Kiev said its investigators wanted to search the site of Wednesday’s crash southwest of Tehran for possible debris of a Russian-made missile used by Iran’s military. An initial report by Iran’s civil aviation organization said the plane had experienced an unspecified technical problem.

The Ukrainian International Airlines Boeing 737-800, flying to Kiev and carrying mostly Iranians and Iranian-Canadians, crashed shortly after taking off from Tehran’s Imam Khomeini airport, killing all 176 people on board.

The Iranian report cited witnesses on the ground and in a passing aircraft flying at a high altitude as saying the plane was on fire while in the air.

It said the three-year-old airliner, which had its last scheduled maintenance on Monday, encountered a technical problem shortly after take-off and started to head toward a nearby airport before it crashed. The report said there was no radio communication from the pilot and that the aircraft disappeared from radar at 8,000 feet (2,440 m).

It is so far unclear if any technical issue could be related to a maintenance fault or defective part.

The disaster puts a renewed spotlight on Boeing, which faces a safety crisis over a different type of 737, though the plane that crashed in Iran does not have the feature thought to have caused crashes of the grounded 737 MAX.

The Iranian report referred to the crash as an accident.

Investigations into airliner crashes are complex, requiring regulators, experts and companies across several international jurisdictions to work together. It can take months to fully determine the cause and issuing an initial report within 24 hours is rare.

A Canadian security source told Reuters there was evidence one of the engines had overheated.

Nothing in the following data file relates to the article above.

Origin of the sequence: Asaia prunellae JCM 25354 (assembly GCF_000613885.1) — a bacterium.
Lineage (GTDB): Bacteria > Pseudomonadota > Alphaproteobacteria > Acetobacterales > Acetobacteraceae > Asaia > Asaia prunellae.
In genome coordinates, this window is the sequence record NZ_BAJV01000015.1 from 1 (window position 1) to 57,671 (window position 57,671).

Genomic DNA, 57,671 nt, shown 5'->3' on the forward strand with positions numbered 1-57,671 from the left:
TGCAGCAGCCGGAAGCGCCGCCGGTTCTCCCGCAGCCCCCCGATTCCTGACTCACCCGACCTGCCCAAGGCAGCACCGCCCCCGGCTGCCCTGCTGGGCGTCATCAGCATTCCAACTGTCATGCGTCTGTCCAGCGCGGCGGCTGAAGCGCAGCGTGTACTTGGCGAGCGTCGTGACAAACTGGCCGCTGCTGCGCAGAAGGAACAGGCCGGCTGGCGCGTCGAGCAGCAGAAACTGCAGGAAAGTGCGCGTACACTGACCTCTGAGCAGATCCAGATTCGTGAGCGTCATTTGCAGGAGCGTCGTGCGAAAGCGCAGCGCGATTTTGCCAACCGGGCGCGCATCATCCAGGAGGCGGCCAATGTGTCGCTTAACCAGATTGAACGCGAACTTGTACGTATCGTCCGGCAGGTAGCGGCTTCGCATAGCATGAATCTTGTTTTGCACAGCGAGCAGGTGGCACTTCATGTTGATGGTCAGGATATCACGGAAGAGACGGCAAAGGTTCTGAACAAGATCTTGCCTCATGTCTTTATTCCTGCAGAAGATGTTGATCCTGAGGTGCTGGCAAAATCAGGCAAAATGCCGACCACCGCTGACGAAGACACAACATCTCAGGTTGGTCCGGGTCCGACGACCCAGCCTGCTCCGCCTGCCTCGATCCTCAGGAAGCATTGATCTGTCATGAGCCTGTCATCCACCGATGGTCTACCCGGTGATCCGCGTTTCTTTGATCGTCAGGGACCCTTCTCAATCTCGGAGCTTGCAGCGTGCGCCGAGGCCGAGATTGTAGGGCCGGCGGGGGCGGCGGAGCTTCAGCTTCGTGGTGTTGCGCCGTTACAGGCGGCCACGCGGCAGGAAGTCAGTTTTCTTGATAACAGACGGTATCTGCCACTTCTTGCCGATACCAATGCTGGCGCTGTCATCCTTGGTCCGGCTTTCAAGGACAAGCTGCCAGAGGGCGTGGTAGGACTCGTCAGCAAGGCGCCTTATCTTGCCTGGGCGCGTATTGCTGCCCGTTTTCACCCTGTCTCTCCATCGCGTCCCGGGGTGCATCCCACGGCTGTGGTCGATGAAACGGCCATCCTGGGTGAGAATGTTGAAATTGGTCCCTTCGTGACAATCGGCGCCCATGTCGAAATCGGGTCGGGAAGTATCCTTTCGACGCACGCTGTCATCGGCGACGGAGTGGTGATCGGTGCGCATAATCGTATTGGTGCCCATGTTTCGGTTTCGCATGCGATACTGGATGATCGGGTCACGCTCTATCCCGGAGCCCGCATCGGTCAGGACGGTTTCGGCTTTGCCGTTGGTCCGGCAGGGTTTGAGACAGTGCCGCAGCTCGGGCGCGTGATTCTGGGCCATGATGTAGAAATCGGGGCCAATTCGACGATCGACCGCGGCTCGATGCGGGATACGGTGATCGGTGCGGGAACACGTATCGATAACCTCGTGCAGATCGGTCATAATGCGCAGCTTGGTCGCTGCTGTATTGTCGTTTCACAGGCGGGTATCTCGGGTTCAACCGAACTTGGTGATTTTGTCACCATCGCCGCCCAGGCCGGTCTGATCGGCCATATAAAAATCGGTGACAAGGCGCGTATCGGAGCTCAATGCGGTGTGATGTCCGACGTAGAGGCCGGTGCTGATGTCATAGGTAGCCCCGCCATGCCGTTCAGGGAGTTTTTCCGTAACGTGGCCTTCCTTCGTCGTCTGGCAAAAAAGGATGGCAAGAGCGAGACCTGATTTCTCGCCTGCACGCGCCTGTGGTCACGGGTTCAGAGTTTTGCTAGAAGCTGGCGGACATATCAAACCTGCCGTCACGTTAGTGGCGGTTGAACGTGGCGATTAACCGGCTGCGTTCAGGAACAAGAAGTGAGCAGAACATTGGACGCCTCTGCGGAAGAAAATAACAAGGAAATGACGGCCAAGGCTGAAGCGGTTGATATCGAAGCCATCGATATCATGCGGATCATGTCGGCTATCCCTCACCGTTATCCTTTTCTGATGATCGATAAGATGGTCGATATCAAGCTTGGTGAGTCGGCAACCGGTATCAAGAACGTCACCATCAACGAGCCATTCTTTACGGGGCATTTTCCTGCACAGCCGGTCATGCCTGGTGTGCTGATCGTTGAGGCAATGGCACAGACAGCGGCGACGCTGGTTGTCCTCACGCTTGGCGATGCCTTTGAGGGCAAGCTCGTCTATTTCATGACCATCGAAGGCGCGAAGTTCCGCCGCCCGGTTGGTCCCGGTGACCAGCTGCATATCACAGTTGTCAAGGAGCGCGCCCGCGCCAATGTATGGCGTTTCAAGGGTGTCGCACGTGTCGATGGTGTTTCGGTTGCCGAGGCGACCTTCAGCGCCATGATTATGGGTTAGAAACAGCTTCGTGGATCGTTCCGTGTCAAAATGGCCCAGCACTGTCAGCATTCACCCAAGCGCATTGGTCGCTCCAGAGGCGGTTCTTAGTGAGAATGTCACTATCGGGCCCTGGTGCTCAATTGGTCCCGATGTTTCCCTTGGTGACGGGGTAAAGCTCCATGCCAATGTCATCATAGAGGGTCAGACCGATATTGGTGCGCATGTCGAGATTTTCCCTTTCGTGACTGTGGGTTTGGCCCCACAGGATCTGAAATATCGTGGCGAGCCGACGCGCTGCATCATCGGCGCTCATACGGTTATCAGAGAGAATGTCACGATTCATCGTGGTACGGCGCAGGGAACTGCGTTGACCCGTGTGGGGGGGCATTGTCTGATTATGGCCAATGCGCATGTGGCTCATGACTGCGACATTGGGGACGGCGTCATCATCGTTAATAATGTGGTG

The crash happened hours after Iran launched missile attacks on U.S.-led forces in Iraq, leading some to speculate that the plane may have been hit.

The initial assessment of Western intelligence agencies was that the plane had suffered a technical malfunction and had not been brought down by a missile, five security sources – three Americans, one European and the Canadian – who asked not to be named, told Reuters.

UKRAINIAN THEORIES

Ukraine Security Council Secretary Oleksiy Danylov said the country’s investigators wanted to search for possible Russian missile debris after seeing information on the internet.

He referred to an unverified image circulated on Iranian social media purportedly showing the debris of a Russian-made Tor-M1 surface-to-air missile of the kind used by the Iranian military.

Ukrainian investigators into the crash include experts who participated in the investigation into the 2014 shooting down of Malaysian Airlines flight MH17, Danylov said.

The Malaysian airliner was shot down on July 17, 2014, over territory held by pro-Russian separatists in eastern Ukraine as it was flying from Amsterdam to Kuala Lumpur, killing all 298 people on board.

In a televised statement, Ukraine President Volodymyr Zelenskiy earlier asked people to refrain from speculation, conspiracy theories and hasty evaluations regarding the crash. He declared Thursday a day of national mourning.

Zelenskiy said he would speak by telephone with the Iranian president to step up cooperation in investigating the crash.

Ukraine is looking at various possible causes, including a missile attack, a collision, an engine explosion or terrorism.

Countries recognized under a UN-administered convention as participants should nominate who they wish to be involved in the Iran-led investigation, the Iranian report said.

Canadian Foreign Minister Francois-Philippe Champagne called his Iranian counterpart to stress the need for Canadian officials “to be quickly granted access to Iran to provide consular services, help with identification of the deceased and take part in the investigation of the crash”, a Canadian statement said.

“Canada and Canadians have many questions which will need to be answered.”

Zelenskiy, in a phone call with British Prime Minister Boris Johnson, invited Britain to join the investigation, Zelenskiy’s office said.

“Boris Johnson supported this idea and stressed that the best British experts should be involved in finding out all the circumstances of the tragedy,” it said.

As the country where the plane was designed and built, the United States would usually be allowed to be accredited but neither side has said whether U.S. investigators will be dispatched to Iran.

Iran’s aviation body could not be reached for comment to clarify its position.